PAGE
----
The Centre’s fiscal deficit in the first eight months of the current financial year (April-November 2016) touched 85.8 per cent of the Budget Estimates for 2016-17, compared to 87 per cent at this point of time in the corresponding year-ago period. The improvement recorded this year is thanks to better tax receipts.
The government did not squeeze capital expenditure in November to compress fiscal deficit, which was the case a few months ago. Capital expenditure needs to be stepped up further as the economy came under the pressure of demonetization. In absolute terms, fiscal deficit touched the Rs 4.58 lakh crore mark during April-November 2016 against the Budget Estimate of Rs 5.34 lakh crore.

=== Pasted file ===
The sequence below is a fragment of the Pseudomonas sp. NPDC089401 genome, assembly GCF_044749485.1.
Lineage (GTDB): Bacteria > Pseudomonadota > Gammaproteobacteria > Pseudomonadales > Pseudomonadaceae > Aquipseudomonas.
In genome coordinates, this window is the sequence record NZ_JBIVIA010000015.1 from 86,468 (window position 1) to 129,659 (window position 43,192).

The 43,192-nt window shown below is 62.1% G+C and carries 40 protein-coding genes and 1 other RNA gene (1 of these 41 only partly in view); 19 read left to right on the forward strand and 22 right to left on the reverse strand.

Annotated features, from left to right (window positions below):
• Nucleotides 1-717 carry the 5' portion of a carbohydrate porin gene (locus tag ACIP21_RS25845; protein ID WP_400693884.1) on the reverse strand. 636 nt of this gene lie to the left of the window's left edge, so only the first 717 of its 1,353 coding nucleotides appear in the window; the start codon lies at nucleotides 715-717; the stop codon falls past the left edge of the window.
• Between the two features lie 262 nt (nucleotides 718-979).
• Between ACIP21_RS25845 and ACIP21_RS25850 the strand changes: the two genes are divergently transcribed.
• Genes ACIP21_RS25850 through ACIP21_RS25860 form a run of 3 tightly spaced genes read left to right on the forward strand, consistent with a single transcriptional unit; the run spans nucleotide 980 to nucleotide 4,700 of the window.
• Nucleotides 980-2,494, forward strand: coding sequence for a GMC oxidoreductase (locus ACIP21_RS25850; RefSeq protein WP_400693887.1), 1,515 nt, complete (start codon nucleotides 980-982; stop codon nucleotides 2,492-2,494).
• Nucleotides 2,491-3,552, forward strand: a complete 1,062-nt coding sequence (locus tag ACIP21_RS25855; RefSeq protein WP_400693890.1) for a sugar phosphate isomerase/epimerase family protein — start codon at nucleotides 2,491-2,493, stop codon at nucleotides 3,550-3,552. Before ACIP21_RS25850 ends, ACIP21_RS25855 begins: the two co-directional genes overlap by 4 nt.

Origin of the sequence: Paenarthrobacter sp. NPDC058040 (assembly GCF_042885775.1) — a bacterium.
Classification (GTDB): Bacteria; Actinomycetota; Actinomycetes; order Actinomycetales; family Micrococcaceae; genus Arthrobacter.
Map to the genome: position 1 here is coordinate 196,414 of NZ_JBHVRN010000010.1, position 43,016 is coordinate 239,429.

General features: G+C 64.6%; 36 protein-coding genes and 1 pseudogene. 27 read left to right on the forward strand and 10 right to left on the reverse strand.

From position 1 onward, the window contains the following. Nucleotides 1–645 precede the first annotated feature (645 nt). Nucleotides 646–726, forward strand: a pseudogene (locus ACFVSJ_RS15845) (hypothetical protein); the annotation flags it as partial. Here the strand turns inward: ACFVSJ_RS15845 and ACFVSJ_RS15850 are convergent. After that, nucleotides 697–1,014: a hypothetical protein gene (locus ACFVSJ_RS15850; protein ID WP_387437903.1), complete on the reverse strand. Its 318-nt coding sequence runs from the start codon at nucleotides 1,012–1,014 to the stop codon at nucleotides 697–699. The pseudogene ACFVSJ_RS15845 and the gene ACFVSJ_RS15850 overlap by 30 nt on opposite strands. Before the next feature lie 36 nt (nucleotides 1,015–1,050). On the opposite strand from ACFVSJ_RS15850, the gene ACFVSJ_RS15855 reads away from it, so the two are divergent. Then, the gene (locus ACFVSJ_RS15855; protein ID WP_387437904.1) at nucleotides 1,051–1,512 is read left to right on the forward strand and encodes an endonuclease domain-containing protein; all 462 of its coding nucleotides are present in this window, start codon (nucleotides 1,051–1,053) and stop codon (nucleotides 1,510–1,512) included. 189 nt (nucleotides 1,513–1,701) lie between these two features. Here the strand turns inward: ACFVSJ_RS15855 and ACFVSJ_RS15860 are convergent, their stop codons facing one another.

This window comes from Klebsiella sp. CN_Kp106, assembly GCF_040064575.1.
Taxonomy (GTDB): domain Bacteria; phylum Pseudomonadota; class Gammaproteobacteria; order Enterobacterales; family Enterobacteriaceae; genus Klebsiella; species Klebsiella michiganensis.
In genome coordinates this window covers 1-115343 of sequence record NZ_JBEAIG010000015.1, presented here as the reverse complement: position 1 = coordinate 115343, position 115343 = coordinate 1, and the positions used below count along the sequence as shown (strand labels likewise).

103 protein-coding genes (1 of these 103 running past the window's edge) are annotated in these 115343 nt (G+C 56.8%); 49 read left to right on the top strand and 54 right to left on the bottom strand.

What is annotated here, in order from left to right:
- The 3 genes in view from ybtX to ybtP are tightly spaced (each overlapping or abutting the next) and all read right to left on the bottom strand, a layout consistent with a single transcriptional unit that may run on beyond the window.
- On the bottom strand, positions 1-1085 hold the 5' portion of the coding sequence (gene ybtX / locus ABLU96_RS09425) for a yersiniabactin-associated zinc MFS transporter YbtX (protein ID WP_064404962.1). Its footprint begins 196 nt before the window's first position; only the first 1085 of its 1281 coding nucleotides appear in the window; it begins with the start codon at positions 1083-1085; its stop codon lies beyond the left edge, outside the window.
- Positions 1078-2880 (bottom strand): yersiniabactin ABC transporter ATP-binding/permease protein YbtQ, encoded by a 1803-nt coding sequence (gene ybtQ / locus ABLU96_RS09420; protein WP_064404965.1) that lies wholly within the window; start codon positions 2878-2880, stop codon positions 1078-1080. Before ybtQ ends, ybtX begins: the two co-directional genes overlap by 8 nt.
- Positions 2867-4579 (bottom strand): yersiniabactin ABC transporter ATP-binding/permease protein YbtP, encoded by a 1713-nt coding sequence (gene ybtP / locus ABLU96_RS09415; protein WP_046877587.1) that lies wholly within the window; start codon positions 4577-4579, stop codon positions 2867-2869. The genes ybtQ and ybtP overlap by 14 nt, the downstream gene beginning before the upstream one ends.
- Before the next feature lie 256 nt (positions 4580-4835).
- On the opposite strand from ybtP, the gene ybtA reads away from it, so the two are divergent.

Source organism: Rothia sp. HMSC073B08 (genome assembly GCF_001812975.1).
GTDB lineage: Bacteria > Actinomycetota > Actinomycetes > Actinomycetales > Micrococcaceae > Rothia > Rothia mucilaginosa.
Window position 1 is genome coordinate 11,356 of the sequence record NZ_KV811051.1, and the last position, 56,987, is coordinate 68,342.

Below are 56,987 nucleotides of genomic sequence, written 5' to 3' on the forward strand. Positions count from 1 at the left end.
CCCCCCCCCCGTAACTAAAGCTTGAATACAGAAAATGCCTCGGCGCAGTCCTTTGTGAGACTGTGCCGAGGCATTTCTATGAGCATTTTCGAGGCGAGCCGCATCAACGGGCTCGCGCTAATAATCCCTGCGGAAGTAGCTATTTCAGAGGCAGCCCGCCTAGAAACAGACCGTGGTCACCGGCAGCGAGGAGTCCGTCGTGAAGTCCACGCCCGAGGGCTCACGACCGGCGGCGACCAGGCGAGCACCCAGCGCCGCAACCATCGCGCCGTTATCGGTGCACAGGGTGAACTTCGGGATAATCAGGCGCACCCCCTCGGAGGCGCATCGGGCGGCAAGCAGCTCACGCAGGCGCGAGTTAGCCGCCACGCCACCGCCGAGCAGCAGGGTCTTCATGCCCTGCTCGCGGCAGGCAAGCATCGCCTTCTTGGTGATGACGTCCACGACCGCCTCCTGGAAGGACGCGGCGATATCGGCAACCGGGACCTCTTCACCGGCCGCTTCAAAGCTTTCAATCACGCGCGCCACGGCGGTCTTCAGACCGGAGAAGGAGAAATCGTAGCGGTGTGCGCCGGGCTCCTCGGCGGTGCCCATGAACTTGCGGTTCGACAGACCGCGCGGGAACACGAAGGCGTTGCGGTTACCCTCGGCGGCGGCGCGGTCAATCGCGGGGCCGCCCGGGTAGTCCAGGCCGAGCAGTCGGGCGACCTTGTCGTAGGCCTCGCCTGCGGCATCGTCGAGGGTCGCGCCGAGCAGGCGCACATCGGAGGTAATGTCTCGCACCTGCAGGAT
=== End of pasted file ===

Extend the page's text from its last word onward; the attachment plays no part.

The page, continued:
Tax receipts were Rs 6.21 lakh crore, constituting 58.9 per cent of the BE at Rs 10.54 lakh crore. This was higher than just 50.5 per cent in the year-ago period. On other heads, non-tax revenues were only 54.2 per cent of BE this time against 78.1 per cent in the first eight months of the previous financial year. Non-debt capital receipts were 48.5 per cent of BE, compared with 25.8 per cent in FY16.
Aditi Nayar, principal economist at ICRA, said: “The Government’s tax collections displayed a healthy growth in November 2016 on a small base. Disclosure of income under the Pradhan Mantri Garib Kalyan Yojana would support the government’s tax revenues in the remainder of the year, offsetting likely shortfalls in non-tax revenues and disinvestment receipts, and preventing a fiscal slippage.”